Cricket is a game played in over 100 countries and enjoys a fan following of many around the world. However, the popularity takes a big hit when the game goes beyond the boundaries of the so-called conventional Test playing nations. However, for once in a very long time International Cricket Council is looking towards expanding the game to beyond the ‘commonweath nations’ and they have finally realised that a sport can only sustain if it keeps growing and expanding.
For a very long time, the game had stagnated and in many ways, there appears to light at the end of the tunnel. Hope is coming from a surprising entity in the United States Of America and if the trends over the past few years are anything to go by, the country which considered cricket to be an English sport which is played with a paddle and somehow managed around tea breaks is finally accepting the game and is awaking to its tremendous possibilities. This new awakening can be credited to a certain Jignesh Pandya and his Global Sports Ventures for breaking out of the queue and investing in the game. They are making giant strides towards establishing the game as a mainstay in the country and the ICC has a lot to thank them for creating a platform.
There is little doubt that even the administrators believe that the country is a huge untapped market which is waiting to be accepted into the cricketing coterie. Thus, when the Caribbean Premier League decided to hold one leg of the tournament in Florida they took a giant step towards consolidating this market. The whopping success of this move is a testament to the fact that America is ready to accept cricket.
“After India, cricket gets its largest TV audience from the United States. In terms of talent pool, around 5,000+ players play actively in the United States. So, the audience is there and the players are there. The India-WI T20 last August showed there is a tremendous appetite for competitive cricket of the highest level. So, with the audience and the talent there, the major missing piece is the infrastructure that's what we are fixing,” Jignesh Pandya, the owner of St Lucia Zouks said.
Pandya who is the founder of the Rohan Group, a Philadelphia-based real estate venture with over 100 combined commercial and retail properties also said that he was quite surprised when he found out the huge disparity in the incomes of the players.
“What I found surprising was even the players in the national team weren't getting paid to play the sport. One can't expect professionalism when one isn't getting paid. So we told the association quite clearly that contractually they should keep a substantial portion of the annual fee exclusively towards paying the players. So, we fixed that from a player perspective.”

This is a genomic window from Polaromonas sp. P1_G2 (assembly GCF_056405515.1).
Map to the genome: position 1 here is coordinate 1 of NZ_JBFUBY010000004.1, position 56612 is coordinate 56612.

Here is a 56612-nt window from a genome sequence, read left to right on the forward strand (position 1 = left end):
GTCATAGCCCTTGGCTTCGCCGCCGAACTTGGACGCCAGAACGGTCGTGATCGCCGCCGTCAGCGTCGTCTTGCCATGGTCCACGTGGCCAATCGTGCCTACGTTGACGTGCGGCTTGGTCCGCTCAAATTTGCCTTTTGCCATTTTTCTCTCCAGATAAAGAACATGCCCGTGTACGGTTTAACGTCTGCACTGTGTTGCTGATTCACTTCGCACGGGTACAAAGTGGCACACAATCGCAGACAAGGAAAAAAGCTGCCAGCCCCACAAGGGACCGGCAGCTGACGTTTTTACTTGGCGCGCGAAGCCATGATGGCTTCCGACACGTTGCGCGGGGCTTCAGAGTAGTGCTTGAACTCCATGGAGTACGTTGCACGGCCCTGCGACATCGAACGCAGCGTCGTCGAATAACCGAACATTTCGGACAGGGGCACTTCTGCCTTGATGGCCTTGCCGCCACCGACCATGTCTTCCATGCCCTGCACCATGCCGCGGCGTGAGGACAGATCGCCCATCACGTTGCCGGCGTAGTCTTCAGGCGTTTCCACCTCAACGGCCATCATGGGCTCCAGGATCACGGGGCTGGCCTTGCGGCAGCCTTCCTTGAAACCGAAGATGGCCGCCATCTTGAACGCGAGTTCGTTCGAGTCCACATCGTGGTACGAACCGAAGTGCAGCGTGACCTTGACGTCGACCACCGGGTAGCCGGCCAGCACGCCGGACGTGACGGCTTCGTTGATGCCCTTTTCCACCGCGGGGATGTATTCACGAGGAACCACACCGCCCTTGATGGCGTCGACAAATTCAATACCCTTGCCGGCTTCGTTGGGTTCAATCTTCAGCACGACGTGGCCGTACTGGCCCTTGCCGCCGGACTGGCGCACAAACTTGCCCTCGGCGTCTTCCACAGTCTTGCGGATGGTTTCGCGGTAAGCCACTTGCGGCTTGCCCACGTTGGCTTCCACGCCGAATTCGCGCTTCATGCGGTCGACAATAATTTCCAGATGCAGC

“As the association starts to earn more money from this deal, I expect them to be able to spread the money amongst the various leagues, coaches and even administrators. Right now, everyone is taking time away from their personal lives; time that they won't ever get back into the sport,”Pandya further added.
Cricket is still only played as a side sport and it has not become professional in America and Pandya echoes this widespread sentiment that once the game moves from being a purely volunteer run sport to a professionally run sport, it will grow by leaps & bounds.
Last year the CPL organisers were still very sceptical of foraying into Florida owing to the rather tepid response the Sachin Tendulkar-Shane Warne conceived All Stars League got. However, they learnt from their mistakes and priced their tickets at a much lower price and this move yielded benefits.
Pandya, however, is looking at the bigger picture as he is enthused after the success of the league in Florida. TheGSV has taken over the licensing agreement of T20 rights from USACA and the real-estate magnate believes that this could be a game-changing initiative.
“We are taking a 10-year view, as 5 years is too short a time for the impact that we want to make to be completed. For a sport to gain a stronghold at least 1 generation must pass. Unfortunately, in sport you can't compress the time needed to master the skill sets required, you've to be patient. But, I see Cricket in the United States growing rapidly as more professionalism comes in in all aspects of the sport - players, coaches, umpires and even Administrators. Right now everyone is on a voluntary basis, once that changes, the game changes,” Pandya said.
So how did this interest and intrigue in the game start?
Pandya has an interesting story to share.
“Just like every kid who's born with a bat in their hand, it's the game I grew up playing. Now as a father, my kids are big time into Cricket despite being from here in the United States. In fact, the reason I decided to invest in Cricket was when I was in Australia for the 2015 World Cup, my kids asked me why can't such an event be held in the United States? That got me thinking as to what it would take to have a cricketing event, such as the World Cup, come to the United States which led to the ideation of this league,” the chairman of Global Sports Ventures said.
Pandya was not very forthcoming when asked about his plans to start his own league in the United States of America.
“Right now I am at the foundation stage & I constantly get asked how high do you want to build - my request is - Wait and watch”, he said.